Ph.D., Astronomy, 1955; D.Sc., Astronomy, 1968, Charles University Prague.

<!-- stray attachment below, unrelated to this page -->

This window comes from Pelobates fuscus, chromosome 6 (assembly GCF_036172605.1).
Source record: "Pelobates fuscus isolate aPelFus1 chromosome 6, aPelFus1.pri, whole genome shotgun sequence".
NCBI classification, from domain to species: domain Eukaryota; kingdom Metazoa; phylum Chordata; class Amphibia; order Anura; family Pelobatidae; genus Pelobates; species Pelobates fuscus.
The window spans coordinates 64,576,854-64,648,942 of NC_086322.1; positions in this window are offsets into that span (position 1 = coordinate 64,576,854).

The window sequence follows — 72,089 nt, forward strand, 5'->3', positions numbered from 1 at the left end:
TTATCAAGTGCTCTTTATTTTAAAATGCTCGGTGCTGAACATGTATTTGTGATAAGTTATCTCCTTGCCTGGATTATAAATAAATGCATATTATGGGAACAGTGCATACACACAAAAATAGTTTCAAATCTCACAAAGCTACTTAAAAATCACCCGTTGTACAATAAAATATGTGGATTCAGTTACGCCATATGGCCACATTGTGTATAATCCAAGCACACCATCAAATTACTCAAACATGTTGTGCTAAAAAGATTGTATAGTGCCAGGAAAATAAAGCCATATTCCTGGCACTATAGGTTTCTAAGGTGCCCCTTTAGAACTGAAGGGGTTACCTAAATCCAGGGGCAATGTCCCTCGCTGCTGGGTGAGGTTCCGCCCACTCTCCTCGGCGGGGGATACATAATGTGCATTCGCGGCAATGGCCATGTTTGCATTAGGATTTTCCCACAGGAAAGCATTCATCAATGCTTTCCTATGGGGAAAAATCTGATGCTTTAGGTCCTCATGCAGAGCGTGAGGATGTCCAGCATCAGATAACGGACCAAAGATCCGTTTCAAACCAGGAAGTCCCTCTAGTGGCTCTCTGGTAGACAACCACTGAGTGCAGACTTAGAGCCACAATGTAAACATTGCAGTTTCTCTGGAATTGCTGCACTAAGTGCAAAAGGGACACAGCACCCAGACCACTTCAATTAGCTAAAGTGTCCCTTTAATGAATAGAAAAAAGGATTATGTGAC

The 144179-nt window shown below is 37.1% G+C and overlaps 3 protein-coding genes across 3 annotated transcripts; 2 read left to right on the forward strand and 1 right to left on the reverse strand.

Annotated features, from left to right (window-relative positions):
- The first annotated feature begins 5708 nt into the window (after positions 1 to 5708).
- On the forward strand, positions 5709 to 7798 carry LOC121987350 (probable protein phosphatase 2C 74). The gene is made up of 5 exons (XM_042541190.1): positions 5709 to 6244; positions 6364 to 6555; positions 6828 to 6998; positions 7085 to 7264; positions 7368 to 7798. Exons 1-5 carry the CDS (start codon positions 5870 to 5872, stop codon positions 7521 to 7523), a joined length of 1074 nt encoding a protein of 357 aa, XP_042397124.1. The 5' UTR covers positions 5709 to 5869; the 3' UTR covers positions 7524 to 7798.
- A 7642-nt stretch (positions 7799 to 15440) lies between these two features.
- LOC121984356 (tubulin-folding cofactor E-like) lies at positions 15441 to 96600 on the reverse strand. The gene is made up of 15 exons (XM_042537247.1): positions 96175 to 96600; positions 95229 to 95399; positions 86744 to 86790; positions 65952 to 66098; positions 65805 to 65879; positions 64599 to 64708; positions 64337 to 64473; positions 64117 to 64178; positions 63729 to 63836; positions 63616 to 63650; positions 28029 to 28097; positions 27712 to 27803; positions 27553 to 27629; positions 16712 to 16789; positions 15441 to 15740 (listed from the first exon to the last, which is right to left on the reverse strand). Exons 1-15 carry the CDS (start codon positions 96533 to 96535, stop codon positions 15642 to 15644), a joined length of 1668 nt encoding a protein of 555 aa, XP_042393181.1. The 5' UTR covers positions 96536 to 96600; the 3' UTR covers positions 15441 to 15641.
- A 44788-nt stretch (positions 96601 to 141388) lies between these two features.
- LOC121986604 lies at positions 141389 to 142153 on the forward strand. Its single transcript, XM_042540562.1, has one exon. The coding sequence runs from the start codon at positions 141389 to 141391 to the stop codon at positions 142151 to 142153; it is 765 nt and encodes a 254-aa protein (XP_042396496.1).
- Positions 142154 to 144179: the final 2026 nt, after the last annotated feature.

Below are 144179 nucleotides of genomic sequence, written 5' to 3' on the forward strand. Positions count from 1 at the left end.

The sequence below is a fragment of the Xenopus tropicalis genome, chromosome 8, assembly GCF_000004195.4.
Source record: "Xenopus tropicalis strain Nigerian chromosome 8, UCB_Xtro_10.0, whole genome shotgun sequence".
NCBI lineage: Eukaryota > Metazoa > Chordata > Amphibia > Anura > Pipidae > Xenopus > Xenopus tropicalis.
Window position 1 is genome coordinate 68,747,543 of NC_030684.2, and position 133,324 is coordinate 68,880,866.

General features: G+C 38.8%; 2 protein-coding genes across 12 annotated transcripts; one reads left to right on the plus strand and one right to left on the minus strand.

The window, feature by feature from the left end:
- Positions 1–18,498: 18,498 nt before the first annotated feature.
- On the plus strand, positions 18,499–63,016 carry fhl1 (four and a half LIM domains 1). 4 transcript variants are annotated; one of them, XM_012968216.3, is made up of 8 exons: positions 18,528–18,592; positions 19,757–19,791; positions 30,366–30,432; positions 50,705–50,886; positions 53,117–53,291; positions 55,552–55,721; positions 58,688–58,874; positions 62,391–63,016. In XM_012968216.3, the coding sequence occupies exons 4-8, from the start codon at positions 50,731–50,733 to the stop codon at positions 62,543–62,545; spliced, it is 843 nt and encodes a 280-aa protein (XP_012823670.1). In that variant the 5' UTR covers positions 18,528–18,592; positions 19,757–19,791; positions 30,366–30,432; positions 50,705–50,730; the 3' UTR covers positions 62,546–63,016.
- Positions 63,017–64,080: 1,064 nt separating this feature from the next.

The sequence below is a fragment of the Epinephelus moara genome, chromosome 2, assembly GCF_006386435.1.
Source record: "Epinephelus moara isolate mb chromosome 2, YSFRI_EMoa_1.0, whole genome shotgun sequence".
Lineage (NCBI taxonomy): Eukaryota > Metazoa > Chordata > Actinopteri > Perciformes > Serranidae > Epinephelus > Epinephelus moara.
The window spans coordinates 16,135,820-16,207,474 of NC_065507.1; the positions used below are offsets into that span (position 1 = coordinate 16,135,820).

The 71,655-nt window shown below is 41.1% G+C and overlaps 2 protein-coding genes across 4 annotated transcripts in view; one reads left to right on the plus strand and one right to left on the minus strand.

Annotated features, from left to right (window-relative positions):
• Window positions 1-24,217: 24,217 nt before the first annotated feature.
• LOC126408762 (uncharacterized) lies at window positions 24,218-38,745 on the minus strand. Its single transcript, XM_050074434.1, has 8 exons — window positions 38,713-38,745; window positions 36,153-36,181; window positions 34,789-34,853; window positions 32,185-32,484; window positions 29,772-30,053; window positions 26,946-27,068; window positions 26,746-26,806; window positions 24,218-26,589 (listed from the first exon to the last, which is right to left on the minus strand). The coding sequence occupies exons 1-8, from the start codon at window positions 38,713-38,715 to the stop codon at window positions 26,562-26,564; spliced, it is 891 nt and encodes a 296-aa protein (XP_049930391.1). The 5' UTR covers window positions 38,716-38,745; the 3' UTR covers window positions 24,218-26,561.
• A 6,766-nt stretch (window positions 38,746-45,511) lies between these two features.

Professor Plavec is interested in the bizarre cases of strongly interacting binary systems. The component stars in such systems strongly affect and often completely change each other's evolution by mass transfer, caused either by Roche lobe overflow or by a powerful stellar wind. In most cases, an extensive accretion disk forms around the mass-gaining component. However, a significant part of the transferred mass is not accreted but rather escapes into space: thus the interacting binaries enrich the interstellar medium, often by gas that was formerly processed in the CNO bi-cycle in the interior of the loser. The search for the accretion disks and the escaping matter is best done spectroscopically in the ultraviolet, so Professor Plavec was an ardent observer with the International Ultraviolet Explorer satellite, while it lasted (1978-1996). More recently, he used the Hubble Space Telescope to study the UV emission lines in one of his pets, called UX Monocerotis. An accretion disk and a mass-transfering stream have imprinted their spectral lines upon the spectra of the component stars. Plavec also models accretion disks and synthetic stellar spectra in collaboration with Dr. I. Hubeny (USRA). And since many interacting binaries hide their identity in dense circumstellar envelopes, Professor Plavec looks with suspicion at many stars displaying emission lines or circumstellar absorptions.